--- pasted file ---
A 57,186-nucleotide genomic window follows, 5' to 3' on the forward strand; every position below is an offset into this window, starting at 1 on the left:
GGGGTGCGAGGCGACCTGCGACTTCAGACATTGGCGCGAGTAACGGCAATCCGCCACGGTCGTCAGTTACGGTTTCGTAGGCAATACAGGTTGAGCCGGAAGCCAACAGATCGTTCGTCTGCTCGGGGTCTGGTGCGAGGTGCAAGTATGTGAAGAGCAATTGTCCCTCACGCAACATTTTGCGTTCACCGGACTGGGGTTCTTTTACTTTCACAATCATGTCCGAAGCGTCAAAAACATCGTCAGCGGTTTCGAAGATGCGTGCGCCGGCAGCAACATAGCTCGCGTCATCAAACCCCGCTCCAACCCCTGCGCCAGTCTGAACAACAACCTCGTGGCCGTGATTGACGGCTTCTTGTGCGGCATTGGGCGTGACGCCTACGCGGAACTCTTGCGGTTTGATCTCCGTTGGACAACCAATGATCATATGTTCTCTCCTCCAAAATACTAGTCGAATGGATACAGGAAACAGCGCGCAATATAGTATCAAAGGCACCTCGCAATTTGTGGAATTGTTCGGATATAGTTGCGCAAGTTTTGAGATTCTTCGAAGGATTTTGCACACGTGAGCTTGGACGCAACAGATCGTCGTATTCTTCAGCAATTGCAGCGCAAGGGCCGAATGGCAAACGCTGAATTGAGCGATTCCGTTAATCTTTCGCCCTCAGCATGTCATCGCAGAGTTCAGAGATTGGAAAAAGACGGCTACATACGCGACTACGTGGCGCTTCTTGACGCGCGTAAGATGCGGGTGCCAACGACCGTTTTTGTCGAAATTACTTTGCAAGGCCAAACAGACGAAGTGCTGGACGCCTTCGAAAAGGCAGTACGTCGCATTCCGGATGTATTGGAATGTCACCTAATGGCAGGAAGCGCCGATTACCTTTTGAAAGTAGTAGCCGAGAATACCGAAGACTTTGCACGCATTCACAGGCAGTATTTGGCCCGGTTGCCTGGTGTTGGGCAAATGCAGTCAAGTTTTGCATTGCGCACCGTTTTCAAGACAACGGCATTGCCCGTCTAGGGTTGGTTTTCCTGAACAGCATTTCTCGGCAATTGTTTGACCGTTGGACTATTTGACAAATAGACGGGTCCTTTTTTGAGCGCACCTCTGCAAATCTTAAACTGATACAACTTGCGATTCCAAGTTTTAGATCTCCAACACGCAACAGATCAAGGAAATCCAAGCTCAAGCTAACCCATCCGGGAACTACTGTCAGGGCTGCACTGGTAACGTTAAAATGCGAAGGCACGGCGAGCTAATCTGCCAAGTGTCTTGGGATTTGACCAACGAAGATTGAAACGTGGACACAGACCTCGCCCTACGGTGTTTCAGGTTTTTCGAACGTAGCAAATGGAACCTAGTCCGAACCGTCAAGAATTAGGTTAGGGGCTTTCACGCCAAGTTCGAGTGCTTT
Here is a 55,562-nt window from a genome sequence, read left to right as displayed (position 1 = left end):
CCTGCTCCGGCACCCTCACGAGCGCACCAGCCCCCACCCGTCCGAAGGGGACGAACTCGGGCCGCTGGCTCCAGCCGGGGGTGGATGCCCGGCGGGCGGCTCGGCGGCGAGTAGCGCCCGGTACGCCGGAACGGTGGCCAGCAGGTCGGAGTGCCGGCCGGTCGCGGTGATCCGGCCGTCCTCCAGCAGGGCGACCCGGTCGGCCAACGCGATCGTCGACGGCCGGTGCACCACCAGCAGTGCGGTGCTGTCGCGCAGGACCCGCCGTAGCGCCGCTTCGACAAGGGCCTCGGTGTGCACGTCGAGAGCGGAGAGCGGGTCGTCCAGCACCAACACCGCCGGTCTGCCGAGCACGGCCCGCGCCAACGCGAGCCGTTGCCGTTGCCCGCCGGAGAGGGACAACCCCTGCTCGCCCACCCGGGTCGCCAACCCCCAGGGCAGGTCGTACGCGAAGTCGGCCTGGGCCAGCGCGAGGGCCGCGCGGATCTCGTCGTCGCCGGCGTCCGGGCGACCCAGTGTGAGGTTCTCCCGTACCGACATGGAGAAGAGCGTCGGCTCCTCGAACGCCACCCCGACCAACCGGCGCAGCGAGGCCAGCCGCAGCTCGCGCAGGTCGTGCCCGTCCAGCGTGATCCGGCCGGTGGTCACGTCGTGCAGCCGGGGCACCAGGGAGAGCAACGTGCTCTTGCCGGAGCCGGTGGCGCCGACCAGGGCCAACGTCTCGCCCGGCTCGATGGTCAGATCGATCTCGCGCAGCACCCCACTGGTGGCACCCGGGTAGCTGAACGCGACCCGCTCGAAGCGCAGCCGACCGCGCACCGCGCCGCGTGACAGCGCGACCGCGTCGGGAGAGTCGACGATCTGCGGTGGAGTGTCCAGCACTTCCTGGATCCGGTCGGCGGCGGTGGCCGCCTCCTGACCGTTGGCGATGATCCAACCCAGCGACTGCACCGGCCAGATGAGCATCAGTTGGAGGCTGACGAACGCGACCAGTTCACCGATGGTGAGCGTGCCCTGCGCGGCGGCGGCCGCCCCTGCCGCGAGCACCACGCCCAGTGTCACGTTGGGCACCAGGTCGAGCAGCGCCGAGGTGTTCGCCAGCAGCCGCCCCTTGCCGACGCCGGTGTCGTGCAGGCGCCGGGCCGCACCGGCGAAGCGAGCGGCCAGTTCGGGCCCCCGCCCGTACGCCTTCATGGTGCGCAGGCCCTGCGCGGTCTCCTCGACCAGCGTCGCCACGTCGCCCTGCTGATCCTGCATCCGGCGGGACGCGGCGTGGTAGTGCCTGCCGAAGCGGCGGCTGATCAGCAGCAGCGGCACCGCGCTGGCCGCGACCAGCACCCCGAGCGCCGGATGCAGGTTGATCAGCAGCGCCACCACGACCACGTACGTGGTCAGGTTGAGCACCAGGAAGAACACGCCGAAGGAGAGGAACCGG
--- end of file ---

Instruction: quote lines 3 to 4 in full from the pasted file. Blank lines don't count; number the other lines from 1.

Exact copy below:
Here is a 55,562-nt window from a genome sequence, read left to right as displayed (position 1 = left end):
CCTGCTCCGGCACCCTCACGAGCGCACCAGCCCCCACCCGTCCGAAGGGGACGAACTCGGGCCGCTGGCTCCAGCCGGGGGTGGATGCCCGGCGGGCGGCTCGGCGGCGAGTAGCGCCCGGTACGCCGGAACGGTGGCCAGCAGGTCGGAGTGCCGGCCGGTCGCGGTGATCCGGCCGTCCTCCAGCAGGGCGACCCGGTCGGCCAACGCGATCGTCGACGGCCGGTGCACCACCAGCAGTGCGGTGCTGTCGCGCAGGACCCGCCGTAGCGCCGCTTCGACAAGGGCCTCGGTGTGCACGTCGAGAGCGGAGAGCGGGTCGTCCAGCACCAACACCGCCGGTCTGCCGAGCACGGCCCGCGCCAACGCGAGCCGTTGCCGTTGCCCGCCGGAGAGGGACAACCCCTGCTCGCCCACCCGGGTCGCCAACCCCCAGGGCAGGTCGTACGCGAAGTCGGCCTGGGCCAGCGCGAGGGCCGCGCGGATCTCGTCGTCGCCGGCGTCCGGGCGACCCAGTGTGAGGTTCTCCCGTACCGACATGGAGAAGAGCGTCGGCTCCTCGAACGCCACCCCGACCAACCGGCGCAGCGAGGCCAGCCGCAGCTCGCGCAGGTCGTGCCCGTCCAGCGTGATCCGGCCGGTGGTCACGTCGTGCAGCCGGGGCACCAGGGAGAGCAACGTGCTCTTGCCGGAGCCGGTGGCGCCGACCAGGGCCAACGTCTCGCCCGGCTCGATGGTCAGATCGATCTCGCGCAGCACCCCACTGGTGGCACCCGGGTAGCTGAACGCGACCCGCTCGAAGCGCAGCCGACCGCGCACCGCGCCGCGTGACAGCGCGACCGCGTCGGGAGAGTCGACGATCTGCGGTGGAGTGTCCAGCACTTCCTGGATCCGGTCGGCGGCGGTGGCCGCCTCCTGACCGTTGGCGATGATCCAACCCAGCGACTGCACCGGCCAGATGAGCATCAGTTGGAGGCTGACGAACGCGACCAGTTCACCGATGGTGAGCGTGCCCTGCGCGGCGGCGGCCGCCCCTGCCGCGAGCACCACGCCCAGTGTCACGTTGGGCACCAGGTCGAGCAGCGCCGAGGTGTTCGCCAGCAGCCGCCCCTTGCCGACGCCGGTGTCGTGCAGGCGCCGGGCCGCACCGGCGAAGCGAGCGGCCAGTTCGGGCCCCCGCCCGTACGCCTTCATGGTGCGCAGGCCCTGCGCGGTCTCCTCGACCAGCGTCGCCACGTCGCCCTGCTGATCCTGCATCCGGCGGGACGCGGCGTGGTAGTGCCTGCCGAAGCGGCGGCTGATCAGCAGCAGCGGCACCGCGCTGGCCGCGACCAGCACCCCGAGCGCCGGATGCAGGTTGATCAGCAGCGCCACCACGACCACGTACGTGGTCAGGTTGAGCACCAGGAAGAACACGCCGAAGGAGAGGAACCGG